Various measures were undertaken including students’ base line skills, skill development and interactions. Firstly, students and teachers completed a game experience questionnaire which asked how often they played games (or used games in the classroom), what sort of games they had played, their educational focus, and whether any of the games offered the opportunity to learn critical literacy competencies. Then, at the beginning of the game play, the students took a test of critical literacy which was embedded in the storyline.
After playing the game in class for one hour, students were required to blog about their experience. Finally, when students resumed play the next day, they completed a post-test of critical literacy which was, again, embedded into the storyline of the game. A small sample of students were also asked to screencast their game play so that researchers could analyse their interactions while in the Astria world.
The Developing in Digital Worlds research team has now began to analyse the game play data, and hopes to feed this back to schools by May this year. The Astria game will be tweaked in accordance with student feedback, and the final version of the game will be released in June.
The Developing in Digital Worlds study is now in its last phase, and our data collection operations are now complete. If you participated in the Developing in Digital Worlds study over 2015-2019, we would like to sincerely thank you for your support and involvement.
We are now turning our attention to the analyses and dissemination of findings to national networks including:
school boards of trustees
Communities of Learning (CoLs)
education trusts for our participating clusters of schools
Māori and Pasifika advisory groups and community networks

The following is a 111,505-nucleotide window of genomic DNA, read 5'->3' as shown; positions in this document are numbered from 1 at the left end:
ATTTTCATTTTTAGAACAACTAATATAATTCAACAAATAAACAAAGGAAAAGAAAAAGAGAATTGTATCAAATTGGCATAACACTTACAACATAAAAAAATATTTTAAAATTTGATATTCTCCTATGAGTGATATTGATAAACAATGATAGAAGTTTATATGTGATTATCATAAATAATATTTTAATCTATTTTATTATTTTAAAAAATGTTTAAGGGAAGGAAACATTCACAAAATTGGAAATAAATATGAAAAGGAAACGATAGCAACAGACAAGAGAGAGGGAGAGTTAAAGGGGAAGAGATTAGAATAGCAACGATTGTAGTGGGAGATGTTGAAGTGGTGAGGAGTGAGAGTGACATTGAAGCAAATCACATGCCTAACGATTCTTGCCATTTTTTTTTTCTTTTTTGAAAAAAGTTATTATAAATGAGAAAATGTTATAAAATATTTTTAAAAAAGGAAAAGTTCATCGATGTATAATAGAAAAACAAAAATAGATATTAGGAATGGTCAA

Ministry of Education
Direct knowledge transfer will also be delivered through initial teacher education and professional development at the University of Auckland. Check out our Findings page for key research on teachers, parents, and students.
To read our findings, click on the banners below. Our complete findings can be found on this page.
A recent feature article in the New Zealand Herald has profiled the Developing in Digital Worlds study and its impact on New Zealand’s social and economic future. The study is at the forefront of international research on digital pedagogies, the article reported, and New Zealand stands to benefit socially and economically from the findings.
A key finding is “the need for New Zealand children to be better critical thinkers (reasoning and problem-solving) with better critical literacy, the art of seeing beyond words to the motivations that produced them.” Professor Stuart McNaughton, who is the principal investigator on the study, added that “we’ve seen that generally New Zealand children have a relatively low rate of critical thinking – one of the key assets people will need, along with critical literacy, in a digital future.”
Key researchers Dr Rebecca Jesson and Naomi Rosedale presented a workshop entitled The Three Dimensional Digital Landscape at the New Zealand Literacy Association (NZLA) Conference in Palmerston North.
The workshop began by posing questions about how online landscapes increasingly mean that students need to employ higher order literacy, thinking and social skills to engage with and through texts. They used a three-dimensional metaphor to describe how a new model of literacy could equip students to think “higher,” “wider” and “deeper.” These three dimensions of the digital landscape correlate to three main modes of engagement in higher-order thinking:
Synthesis — bringing knowledge together from multiple sources to create new meanings
Critical thinking and critical literacy — being able to recognize how a text positions the reader and whose interests it serves
Practice and transfer — repeated opportunities to explore similar ideas in new forms and contexts
The researchers then presented a model of pedagogy that builds on what are commonly termed “21st century” skill sets and in ways that supports integration into the everyday classroom curriculum. They showed how learning can be designed, with a wide set of texts and the support of the project’s digital tools, to develop higher order thinking, wider interactions (inter-personal and inter-textual with text sets) for deeper understandings.